Hawthorn has strong protective qualities. Hawthorn can be attached to a cow barn and the cows will stay healthy and produce an enormous milk supply. A globe made of Hawthorn can be placed in the kitchen for fire protection. Hawthorne in the rafters of a home is good for protection against spirits, and ghosts. In the past most witch's gardens contained at least one Hawthorn hedge for protection, as well as being one of the ingredients in the famous Flying Ointment. Leaves can also be used as a charm to protect a newborn child and a thorn carried in a pouch can bring good luck while fishing and can also ward off depression. A Hawthorn branch hung from the roof or chimney of a house will protect it from lightning. Worn or carried, Hawthorn promotes happiness in the troubled, depressed or sad. It also can be used to promote beauty. At dawn on Beltane a young woman who wants to remain beautiful for the rest of the year, can go bathe in the dew of the Hawthorn tree while chanting this rhyme:
"The fair maid, who on the first of May,Goes to the fields at the break of day,And bathes in the dew from the hawthorn tree,Will ever strong and handsome be".

Hawthorns are a favorite tree of Witches, and we are said to be able to transform ourselves into a Hawthorn tree at will. Hawthorn is also a good wood to make brooms and wands out of because of its strong bond with Witchcraft. Just make sure that if you are going to cut off a limb of a Hawthorn tree for this use, that you do it on Beltane, since to cut it at any other time is unlucky. It is also bad luck to pick Hawthorn flowers before the first week of May", and it also was considered "a sign that death is on its way if brought into the house, except for the first of May". In ancient Britain, destruction of a Hawthorn tree might bring on tragedies such as the death of one's cattle or children and a total loss of well-being.

Monday, May 05, 2008

Cinco De Mayo

To all my friends who celebrate

Cinco de Mayo..

Have a wonderful Day filled with family, friends, and lots of food!!!

Sparkling salt on my Margarita! Bee

Cinco de Mayo is a date of great importance for the Mexican and Chicano communities. It marks the victory of the Mexican Army over the French at the Battle of Puebla. Although the Mexican army was eventually defeated, the "Batalla de Puebla" came to represent a symbol of Mexican unity and patriotism. With this victory, Mexico demonstrated to the world that Mexico and all of Latin America were willing to defend themselves of any foreign intervention. Especially those from imperialist states bent on world conquest.

Cinco de Mayo's history has its roots in the French Occupation of Mexico. The French occupation took shape in the aftermath of the Mexican-American War of 1846-48. With this war, Mexico entered a period of national crisis during the 1850's. Years of not only fighting the Americans but also a Civil War, had left Mexico devastated and bankrupt. On July 17, 1861, President Benito Juarez issued a moratorium in which all foreign debt payments would be suspended for a brief period of two years, with the promise that after this period, payments would resume.

The English, Spanish and French refused to allow president Juarez to do this, and instead decided to invade Mexico and get payments by whatever means necessary. The Spanish and English eventually withdrew, but the French refused to leave. Their intention was to create an Empire in Mexico under Napoleon III. Some have argued that the true French occupation was a response to growing American power and to the Monroe Doctrine (America for the Americans). Napoleon III believed that if the United States was allowed to prosper indiscriminately, it would eventually become a power in and of itself.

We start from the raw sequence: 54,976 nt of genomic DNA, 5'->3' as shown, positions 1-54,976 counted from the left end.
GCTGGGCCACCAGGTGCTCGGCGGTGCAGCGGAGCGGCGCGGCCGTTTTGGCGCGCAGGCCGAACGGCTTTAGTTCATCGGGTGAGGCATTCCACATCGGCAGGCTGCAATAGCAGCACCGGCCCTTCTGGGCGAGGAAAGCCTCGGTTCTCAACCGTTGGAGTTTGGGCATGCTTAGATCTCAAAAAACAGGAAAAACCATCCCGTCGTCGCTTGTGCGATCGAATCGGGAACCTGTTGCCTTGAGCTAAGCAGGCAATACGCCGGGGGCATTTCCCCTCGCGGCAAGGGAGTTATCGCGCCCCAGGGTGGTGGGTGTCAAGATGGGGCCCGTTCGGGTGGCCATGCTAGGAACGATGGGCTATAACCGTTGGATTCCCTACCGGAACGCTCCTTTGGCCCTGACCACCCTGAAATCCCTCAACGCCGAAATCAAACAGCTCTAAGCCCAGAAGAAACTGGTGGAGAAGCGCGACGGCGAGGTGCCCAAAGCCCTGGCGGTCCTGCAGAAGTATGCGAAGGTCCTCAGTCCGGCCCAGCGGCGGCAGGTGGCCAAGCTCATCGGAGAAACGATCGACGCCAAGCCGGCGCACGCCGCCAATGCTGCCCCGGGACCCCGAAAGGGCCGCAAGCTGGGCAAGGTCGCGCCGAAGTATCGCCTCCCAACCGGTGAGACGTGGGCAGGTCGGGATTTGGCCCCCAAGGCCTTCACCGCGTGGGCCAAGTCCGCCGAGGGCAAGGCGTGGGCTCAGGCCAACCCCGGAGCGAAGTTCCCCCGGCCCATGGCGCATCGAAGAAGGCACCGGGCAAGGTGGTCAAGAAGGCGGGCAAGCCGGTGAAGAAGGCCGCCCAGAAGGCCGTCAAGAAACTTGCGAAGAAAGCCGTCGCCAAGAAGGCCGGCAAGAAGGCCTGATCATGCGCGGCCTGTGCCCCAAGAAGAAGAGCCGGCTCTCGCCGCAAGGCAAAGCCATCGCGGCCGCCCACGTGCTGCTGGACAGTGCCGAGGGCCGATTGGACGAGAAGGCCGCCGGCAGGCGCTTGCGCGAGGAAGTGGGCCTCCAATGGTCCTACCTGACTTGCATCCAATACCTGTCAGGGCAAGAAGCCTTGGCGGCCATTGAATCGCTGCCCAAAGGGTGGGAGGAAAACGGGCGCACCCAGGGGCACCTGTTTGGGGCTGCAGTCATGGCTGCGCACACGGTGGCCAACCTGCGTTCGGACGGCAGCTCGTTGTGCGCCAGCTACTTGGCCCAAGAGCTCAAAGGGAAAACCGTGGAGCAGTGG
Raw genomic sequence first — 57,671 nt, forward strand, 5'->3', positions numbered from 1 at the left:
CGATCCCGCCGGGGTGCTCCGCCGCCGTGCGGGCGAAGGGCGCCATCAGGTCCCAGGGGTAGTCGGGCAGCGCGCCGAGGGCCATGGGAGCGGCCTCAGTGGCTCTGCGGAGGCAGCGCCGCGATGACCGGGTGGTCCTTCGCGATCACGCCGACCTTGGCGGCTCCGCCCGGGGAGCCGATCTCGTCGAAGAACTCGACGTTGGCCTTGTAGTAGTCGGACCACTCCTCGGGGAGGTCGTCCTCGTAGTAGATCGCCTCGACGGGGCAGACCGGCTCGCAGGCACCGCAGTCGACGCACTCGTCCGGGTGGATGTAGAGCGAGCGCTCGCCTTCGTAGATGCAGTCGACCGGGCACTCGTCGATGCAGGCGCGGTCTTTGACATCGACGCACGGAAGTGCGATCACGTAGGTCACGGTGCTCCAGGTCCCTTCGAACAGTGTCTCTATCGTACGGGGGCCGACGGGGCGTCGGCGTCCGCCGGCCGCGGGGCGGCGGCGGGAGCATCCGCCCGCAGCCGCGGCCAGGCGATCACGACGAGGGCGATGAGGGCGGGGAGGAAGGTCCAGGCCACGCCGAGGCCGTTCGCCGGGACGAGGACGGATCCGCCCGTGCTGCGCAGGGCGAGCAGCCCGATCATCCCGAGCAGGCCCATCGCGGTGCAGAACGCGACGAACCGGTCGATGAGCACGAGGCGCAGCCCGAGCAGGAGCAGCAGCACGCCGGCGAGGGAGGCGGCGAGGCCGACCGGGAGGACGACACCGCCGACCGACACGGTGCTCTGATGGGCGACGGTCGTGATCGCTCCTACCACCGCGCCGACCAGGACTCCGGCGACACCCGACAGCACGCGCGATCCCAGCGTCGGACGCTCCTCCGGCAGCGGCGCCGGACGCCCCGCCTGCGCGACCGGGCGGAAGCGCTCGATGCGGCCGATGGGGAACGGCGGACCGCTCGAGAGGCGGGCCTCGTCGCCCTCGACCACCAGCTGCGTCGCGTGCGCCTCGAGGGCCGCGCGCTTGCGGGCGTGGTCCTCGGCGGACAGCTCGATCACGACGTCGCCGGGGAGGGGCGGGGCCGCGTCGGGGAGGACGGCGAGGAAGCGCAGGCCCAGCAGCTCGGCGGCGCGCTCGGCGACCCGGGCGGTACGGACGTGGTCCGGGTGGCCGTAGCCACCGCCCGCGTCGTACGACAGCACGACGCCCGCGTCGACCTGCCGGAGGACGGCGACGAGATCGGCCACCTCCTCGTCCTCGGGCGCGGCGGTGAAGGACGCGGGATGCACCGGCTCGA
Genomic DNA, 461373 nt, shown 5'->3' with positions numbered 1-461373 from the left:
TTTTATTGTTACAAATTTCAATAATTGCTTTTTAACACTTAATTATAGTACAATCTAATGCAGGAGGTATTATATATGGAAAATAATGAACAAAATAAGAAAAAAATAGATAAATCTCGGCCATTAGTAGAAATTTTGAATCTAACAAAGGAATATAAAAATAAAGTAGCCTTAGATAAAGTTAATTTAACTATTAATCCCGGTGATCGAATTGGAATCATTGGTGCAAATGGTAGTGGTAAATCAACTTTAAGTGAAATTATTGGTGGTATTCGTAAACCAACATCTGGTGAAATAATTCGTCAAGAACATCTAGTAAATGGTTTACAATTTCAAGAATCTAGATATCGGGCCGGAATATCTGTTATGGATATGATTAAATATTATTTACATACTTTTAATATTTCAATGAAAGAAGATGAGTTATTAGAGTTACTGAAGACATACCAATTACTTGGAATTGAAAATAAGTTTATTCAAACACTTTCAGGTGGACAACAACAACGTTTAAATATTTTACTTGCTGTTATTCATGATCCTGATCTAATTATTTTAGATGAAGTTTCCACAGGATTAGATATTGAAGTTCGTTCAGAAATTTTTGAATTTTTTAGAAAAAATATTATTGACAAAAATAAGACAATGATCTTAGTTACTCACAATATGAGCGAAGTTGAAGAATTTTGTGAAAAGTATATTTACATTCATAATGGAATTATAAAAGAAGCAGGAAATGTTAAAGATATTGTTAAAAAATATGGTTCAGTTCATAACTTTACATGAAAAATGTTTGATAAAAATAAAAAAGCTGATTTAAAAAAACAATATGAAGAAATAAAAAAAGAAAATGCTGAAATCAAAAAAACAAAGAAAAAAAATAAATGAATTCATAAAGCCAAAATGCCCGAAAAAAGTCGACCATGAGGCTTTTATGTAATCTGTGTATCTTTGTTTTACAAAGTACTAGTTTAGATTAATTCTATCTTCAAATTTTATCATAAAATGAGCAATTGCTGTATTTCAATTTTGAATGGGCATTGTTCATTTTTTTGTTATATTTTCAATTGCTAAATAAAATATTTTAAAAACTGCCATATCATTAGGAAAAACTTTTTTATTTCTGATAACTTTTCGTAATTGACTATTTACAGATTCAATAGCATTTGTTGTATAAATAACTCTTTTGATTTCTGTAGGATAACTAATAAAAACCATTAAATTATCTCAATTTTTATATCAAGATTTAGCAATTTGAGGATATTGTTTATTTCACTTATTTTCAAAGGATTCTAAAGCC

In 1862, the French army began its advance. Under General Ignacio Zaragoza, 5,000 ill-equipped Mestizo and Zapotec Indians defeated the French army in what came to be known as the "Batalla de Puebla" on the fifth of May.
In the United States, the "Batalla de Puebla" came to be known as simply "5 de Mayo" and unfortunately, many people wrongly equate it with Mexican Independence which was on September 16, 1810, nearly a fifty year difference. Over, the years Cinco de Mayo has become very commercialized and many people see this holiday as a time for fun and dance.
Oddly enough, Cinco de Mayo has become more of Chicano holiday than a Mexican one. Cinco de Mayo is celebrated on a much larger scale here in the United States than it is in Mexico. People of Mexican descent in the United States celebrate this significant day by having parades, mariachi music, folklorico dancing and other types of festive activities.

Thursday, May 01, 2008

Life Renewed


(May*~* Day )

Hi to all this Lovely much awaited Beltane... Much Merry to all. I will spend my day dry pressing flowers. I have some spied to pick and get them pressed... :-)


Also known as May Eve, May Day, and Walpurgis Night. It celebrates the height of Spring, and the flowering of life. The Goddess manifests as the May Queen and Flora. The God emerges as the May King and Jack in the Green. The danced Maypole represents Their unity, with the pole itself being the God and the ribbons that encompass it, the Goddess. Colors are the Rainbow spectrum. Beltane is a festival of flowers, fertility, sensuality, and delight.

  • Prepare a May basket by filling it with flowers and goodwill and then give it to someone in need of healing and caring, such as a shut-in or elderly friend.

  • Form a wreath of freshly picked flowers, wear it in your hair, and feel yourself radiating joy and beauty.

  • Dress in bright colors. Dance the Maypole and feel yourself balancing the Divine Female and Male within.

  • On May Eve, Make a wish as you jump a bonfire or candle flame for good luck.

  • Welcome in the May at dawn with singing and dancing.

This is a poem I wrote last "Beltane" it is slated to be published this year.

Beltane Moon

Under the moon, its pure delight,
As it rises high, so full and shinning bright.
Reflecting a smile to all below,
While wrapping the world in a magical glow,
To wish alls well in the renewed days to come
Filled by Mothers Natures grace, with the rising of the sun.

By Beecharmer
2007 April